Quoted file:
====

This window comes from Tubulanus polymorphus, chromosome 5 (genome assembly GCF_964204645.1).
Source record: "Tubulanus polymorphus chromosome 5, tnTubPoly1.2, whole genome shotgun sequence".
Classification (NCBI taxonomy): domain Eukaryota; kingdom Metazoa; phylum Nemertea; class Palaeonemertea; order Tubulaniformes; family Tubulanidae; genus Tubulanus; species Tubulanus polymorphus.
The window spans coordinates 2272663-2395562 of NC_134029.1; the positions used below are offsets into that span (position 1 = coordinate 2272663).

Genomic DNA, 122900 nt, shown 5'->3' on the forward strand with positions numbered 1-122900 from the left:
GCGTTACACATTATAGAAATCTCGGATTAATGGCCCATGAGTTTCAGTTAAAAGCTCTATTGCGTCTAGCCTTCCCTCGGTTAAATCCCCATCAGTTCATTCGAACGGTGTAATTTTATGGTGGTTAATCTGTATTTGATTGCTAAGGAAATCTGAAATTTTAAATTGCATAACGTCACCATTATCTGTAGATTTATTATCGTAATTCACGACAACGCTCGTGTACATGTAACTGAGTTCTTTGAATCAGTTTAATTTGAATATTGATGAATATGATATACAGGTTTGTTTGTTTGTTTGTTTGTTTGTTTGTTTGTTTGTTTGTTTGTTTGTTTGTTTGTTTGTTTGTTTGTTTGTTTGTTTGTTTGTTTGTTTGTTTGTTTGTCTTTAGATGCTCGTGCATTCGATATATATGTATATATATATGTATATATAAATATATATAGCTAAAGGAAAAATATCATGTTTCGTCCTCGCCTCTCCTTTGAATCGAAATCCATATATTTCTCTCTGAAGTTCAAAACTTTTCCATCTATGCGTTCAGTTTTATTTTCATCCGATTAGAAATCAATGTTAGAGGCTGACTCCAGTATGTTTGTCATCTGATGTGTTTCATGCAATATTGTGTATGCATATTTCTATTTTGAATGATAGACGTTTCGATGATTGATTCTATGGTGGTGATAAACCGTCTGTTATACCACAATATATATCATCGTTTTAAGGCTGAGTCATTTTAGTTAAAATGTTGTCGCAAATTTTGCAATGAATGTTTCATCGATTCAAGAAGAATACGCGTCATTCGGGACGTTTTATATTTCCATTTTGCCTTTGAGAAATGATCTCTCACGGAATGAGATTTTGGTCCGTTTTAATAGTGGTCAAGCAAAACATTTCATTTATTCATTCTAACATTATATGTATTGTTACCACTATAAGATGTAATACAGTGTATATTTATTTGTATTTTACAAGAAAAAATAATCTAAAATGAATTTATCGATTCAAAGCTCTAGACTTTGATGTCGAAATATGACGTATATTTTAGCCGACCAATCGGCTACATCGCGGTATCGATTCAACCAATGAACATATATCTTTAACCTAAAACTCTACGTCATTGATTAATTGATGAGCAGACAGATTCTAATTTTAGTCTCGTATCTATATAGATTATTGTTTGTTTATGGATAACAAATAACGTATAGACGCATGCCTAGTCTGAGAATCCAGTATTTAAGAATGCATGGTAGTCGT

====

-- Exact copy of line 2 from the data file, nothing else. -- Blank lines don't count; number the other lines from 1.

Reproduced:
Source record: "Tubulanus polymorphus chromosome 5, tnTubPoly1.2, whole genome shotgun sequence".